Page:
I think the chemical reaction with the extra heat and poor rinse as the catalysts, is most likely. I've never had that happen -- always bright and shiny before. I think I'll drop the clothes detergent from now on and limit drying to 200 degrees.

    The cupcakes were delicious.
     
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  12. mjbskwim

    mjbskwim Salmon,Idaho Well-Known Member

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    Boy I'd be careful with asking her anything if she's willing to let you put brass in the oven.
     
  13. SPU

    SPU Southwest Oregon Old Fart

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    I married her because she would let me put my brass in her oven.... so to speak. Ahem.

    And she is a good cook.
     
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  14. AMProducts

    AMProducts Maple Valley, WA Jerk, Ammo Manufacturer Silver Supporter

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    Chances are your brass is now annealed beyond uselessness. Standard temp/soak time for making .223 brass via the SCAMP process is 410F for 1 hour.

    Your brass is not hard, it's now dead soft. You can check it and see how much hardness remains by squeezing the case neck/mouth with some pliers and see how much it springs back. If it doesn't spring back at all it's useless and must be discarded. Firing it will cause the brass to flow, allowing high pressure gas, casing materials and others to spray right back in your face, it can damage you and the gun.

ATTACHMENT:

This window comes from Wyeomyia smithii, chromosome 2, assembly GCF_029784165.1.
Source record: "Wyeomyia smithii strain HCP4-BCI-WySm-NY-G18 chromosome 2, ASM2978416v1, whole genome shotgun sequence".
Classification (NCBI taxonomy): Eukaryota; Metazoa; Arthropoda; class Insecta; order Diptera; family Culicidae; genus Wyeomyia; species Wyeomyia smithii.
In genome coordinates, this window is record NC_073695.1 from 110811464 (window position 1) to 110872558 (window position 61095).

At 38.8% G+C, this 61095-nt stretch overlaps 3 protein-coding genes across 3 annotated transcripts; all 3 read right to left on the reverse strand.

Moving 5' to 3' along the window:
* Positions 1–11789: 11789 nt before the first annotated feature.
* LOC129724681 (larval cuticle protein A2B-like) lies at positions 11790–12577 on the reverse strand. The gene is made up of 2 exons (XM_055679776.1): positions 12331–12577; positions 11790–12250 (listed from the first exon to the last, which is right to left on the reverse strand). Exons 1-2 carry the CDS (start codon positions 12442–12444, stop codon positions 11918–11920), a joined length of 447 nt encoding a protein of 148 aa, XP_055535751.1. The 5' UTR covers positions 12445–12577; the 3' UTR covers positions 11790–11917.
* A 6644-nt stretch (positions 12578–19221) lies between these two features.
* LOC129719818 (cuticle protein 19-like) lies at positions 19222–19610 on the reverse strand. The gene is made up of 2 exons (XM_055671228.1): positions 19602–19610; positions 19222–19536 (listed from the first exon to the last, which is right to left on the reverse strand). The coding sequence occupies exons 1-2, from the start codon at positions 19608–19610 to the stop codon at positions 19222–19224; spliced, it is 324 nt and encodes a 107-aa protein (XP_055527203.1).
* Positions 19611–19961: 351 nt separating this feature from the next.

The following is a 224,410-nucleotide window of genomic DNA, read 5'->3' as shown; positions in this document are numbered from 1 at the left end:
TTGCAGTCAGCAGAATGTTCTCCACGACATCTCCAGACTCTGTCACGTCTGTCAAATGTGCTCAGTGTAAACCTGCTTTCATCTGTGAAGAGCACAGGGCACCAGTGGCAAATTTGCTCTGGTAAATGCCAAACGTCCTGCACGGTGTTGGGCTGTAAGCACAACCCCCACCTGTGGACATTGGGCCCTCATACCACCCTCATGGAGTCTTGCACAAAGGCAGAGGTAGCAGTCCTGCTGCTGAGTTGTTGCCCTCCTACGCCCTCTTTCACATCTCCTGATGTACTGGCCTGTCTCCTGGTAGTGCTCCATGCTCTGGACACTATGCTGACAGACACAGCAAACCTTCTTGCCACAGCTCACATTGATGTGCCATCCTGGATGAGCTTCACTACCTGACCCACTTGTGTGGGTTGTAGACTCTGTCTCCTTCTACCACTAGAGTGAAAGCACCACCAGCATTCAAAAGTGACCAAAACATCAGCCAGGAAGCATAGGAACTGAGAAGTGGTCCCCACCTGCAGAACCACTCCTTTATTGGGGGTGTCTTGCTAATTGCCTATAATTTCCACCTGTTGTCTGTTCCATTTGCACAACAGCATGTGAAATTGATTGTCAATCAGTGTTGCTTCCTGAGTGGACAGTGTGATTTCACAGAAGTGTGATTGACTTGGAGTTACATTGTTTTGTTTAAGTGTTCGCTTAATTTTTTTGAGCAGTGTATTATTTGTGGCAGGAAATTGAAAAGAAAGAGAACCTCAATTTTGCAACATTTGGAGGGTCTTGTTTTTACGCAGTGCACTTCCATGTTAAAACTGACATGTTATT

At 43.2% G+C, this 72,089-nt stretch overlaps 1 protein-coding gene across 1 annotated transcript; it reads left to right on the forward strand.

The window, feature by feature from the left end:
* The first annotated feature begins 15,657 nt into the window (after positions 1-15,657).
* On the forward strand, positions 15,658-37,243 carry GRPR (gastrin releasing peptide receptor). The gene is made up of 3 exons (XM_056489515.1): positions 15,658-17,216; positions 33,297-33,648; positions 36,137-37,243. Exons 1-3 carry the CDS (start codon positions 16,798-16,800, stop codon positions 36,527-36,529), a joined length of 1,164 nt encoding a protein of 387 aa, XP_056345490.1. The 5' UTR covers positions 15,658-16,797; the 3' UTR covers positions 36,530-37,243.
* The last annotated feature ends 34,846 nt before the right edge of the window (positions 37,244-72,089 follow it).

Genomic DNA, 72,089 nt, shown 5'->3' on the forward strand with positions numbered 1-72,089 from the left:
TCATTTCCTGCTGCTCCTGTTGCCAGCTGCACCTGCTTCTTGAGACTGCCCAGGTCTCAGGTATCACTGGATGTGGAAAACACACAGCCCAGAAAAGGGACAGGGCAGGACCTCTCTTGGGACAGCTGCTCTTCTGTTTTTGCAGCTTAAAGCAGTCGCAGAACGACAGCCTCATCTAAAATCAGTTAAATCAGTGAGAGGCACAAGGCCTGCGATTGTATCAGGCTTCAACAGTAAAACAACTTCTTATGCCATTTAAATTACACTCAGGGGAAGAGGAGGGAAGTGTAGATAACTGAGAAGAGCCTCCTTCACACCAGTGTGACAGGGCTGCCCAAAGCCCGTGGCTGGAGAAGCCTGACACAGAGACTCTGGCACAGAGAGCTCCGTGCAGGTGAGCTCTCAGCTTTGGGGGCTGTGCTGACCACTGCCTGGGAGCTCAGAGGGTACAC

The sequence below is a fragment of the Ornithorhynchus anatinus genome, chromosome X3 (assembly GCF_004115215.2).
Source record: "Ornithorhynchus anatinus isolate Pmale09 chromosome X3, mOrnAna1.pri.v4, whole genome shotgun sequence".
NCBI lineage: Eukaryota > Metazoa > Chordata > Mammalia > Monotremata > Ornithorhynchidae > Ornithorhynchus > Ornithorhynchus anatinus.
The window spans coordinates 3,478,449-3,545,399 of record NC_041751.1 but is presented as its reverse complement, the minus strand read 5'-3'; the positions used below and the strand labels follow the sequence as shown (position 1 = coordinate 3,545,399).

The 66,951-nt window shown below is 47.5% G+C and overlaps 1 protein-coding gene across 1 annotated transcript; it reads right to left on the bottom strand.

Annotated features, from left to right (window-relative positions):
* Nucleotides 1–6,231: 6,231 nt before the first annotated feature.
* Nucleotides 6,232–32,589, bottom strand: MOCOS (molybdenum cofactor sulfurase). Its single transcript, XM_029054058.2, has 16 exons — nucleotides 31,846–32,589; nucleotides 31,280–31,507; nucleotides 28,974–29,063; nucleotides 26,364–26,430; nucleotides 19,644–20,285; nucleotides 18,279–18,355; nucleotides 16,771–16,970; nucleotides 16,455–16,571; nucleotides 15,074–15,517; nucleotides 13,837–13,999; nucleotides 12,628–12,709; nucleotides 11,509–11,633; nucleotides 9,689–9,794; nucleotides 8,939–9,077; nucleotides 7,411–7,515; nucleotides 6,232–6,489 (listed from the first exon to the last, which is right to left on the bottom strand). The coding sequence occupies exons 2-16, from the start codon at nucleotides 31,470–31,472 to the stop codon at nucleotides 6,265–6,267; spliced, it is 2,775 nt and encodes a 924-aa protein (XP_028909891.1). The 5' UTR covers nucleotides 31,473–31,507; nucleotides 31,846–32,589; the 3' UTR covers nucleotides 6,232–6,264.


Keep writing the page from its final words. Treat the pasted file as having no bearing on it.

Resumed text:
FYI, brass only softens on heating.

    This is one of those reasons why an oven is a really crappy brass dryer. If you want to make a brass dryer, get an old cracker tin, cut a hole in the bottom and stick a hair dryer in it, take the lid and poke some holes in it. This will dry your brass without fear of cooking it and burning out the temper.

    If it seems soft, it probably is, and should be discarded.
     
  15. SPU

    SPU Southwest Oregon Old Fart

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    Well, I'll check out the brass when I have time this weekend, but I suspect my first inclination in post #1 and AMProducts is likely correct, and I'll call it an expensive lesson and toss them. Even if the wife was correct and the setting on the oven was never higher than 350, that doesn't mean that spot in the oven didn't go higher. Lesson one in this hobby is never take a dumb chance. Thanks for the input guys.
     
  16. skud_dusty

    skud_dusty Salem, OR Active Member

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    Do some reading here and make your own decision:

    http://www.6mmbr.com/annealing.html